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It's exactly a year since Ford unveiled its completely redesigned 2008 Focus at the 2007 Detroit auto show, and for a company desperately in need of a successful vehicle--especially in the newly fashionable compact segment--Ford needs its entry-level model to be a hit. The revamped Focus represents something of a radical styling departure from its predecessors. Out go the hatchback and wagon body styles of the previous generation, replaced with a more bulbous and curvaceous European design reminiscent of a squished Ford Mondeo. It is on the inside, however, that the game really changes for the 2008 Focus, with the availability of another product that headlined in Detroit last year: Ford Sync. Designed by Microsoft, and exclusive to Ford Motor products, Sync represents a quantum leap forward for Ford (and the auto industry in general) in terms of controlling in-car media and communications. Our 2008 Ford Focus tester was the review car we have seen with Sync (it comes as standard equipment on the SES), and, after testing it to its breaking point, we can report that despite a few niggles, we're impressed. Very impressed.
Test the tech 1: The telephone game
The two standout functions that Sync offers are control of Bluetooth hands-free calling and control of digital music via a combination of voice command and a hard-button control interface on the car's central column. (There are several additional features, which we cover below: See the In the cabin section.) So what's so different with Sync? We have seen more than our fair share of Bluetooth hands-free calling systems in the past, some of which were voice-activated; many of which are best forgotten. The problem with many Bluetooth systems is that they are often more trouble than they're worth. With the notable exception of Acura and Honda systems--and some recent Infiniti systems--hands-free calling is often far from "hands-free," requiring drivers to physically punch in numbers (either to their cell phone or an in-car keypad) to make a call; to remember specific numbers for voice dialing; or to go through the lengthy process of voice-tagging entries in an address book to dial by name. Even with the few high-end factory systems that copy over cell phone address books, drivers have to use some kind of interface (Audi's MMI, COMAND, iDrive, etc.) to scroll through names before making a call. With Sync, the whole process is a lot more straightforward and intuitive.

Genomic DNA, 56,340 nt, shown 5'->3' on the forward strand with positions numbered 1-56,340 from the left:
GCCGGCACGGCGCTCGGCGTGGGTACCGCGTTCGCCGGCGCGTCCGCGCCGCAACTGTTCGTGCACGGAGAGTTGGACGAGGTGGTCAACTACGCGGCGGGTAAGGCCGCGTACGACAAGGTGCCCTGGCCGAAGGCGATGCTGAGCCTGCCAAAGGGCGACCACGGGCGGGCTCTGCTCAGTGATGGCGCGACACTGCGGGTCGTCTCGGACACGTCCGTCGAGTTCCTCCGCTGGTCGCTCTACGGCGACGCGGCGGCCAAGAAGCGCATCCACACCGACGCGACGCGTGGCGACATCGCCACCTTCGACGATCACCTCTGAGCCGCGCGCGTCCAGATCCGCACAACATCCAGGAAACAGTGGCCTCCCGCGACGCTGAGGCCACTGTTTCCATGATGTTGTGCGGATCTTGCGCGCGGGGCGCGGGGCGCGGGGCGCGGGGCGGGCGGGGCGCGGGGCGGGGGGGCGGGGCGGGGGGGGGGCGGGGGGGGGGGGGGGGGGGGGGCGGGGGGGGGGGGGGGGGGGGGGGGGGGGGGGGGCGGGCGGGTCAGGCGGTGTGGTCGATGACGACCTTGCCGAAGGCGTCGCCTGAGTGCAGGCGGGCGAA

The setup process for the Bluetooth hands-free link on Sync is similar to that on many other systems: set the car and the Bluetooth phone to search for each other, and then enter a passcode on the phone when the connection is made. In fact, we actually had more problems pairing our Samsung SGH-T619 to the Sync system than to others we've tried, but we had more luck with a Motorola Z6C. With the connection made, the simple dash-mounted display asks whether the user would like to transfer the phone's address book to the system. The transfer process took about 1 minute for us, but may take longer if you have more friends. With the contacts transferred, users can access the names on the display using the menu button and the scroll wheel, and make a call by pressing the Enter button.